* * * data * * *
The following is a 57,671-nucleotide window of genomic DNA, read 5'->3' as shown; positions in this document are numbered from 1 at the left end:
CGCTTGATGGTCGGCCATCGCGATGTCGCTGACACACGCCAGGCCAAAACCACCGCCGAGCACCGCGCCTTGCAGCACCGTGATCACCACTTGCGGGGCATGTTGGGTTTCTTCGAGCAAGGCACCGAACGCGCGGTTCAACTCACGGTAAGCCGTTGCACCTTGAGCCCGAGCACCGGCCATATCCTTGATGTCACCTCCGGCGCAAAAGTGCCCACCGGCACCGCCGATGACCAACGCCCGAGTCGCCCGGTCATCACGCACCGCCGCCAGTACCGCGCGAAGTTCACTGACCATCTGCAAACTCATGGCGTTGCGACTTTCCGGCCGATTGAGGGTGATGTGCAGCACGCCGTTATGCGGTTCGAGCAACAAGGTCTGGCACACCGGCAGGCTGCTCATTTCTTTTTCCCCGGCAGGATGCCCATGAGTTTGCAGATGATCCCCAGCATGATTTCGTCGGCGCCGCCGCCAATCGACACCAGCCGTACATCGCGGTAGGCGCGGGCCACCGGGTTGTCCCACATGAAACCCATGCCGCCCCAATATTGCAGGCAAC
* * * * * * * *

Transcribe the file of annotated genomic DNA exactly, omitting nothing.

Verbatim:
The following is a 57,671-nucleotide window of genomic DNA, read 5'->3' as shown; positions in this document are numbered from 1 at the left end:
CGCTTGATGGTCGGCCATCGCGATGTCGCTGACACACGCCAGGCCAAAACCACCGCCGAGCACCGCGCCTTGCAGCACCGTGATCACCACTTGCGGGGCATGTTGGGTTTCTTCGAGCAAGGCACCGAACGCGCGGTTCAACTCACGGTAAGCCGTTGCACCTTGAGCCCGAGCACCGGCCATATCCTTGATGTCACCTCCGGCGCAAAAGTGCCCACCGGCACCGCCGATGACCAACGCCCGAGTCGCCCGGTCATCACGCACCGCCGCCAGTACCGCGCGAAGTTCACTGACCATCTGCAAACTCATGGCGTTGCGACTTTCCGGCCGATTGAGGGTGATGTGCAGCACGCCGTTATGCGGTTCGAGCAACAAGGTCTGGCACACCGGCAGGCTGCTCATTTCTTTTTCCCCGGCAGGATGCCCATGAGTTTGCAGATGATCCCCAGCATGATTTCGTCGGCGCCGCCGCCAATCGACACCAGCCGTACATCGCGGTAGGCGCGGGCCACCGGGTTGTCCCACATGAAACCCATGCCGCCCCAATATTGCAGGCAAC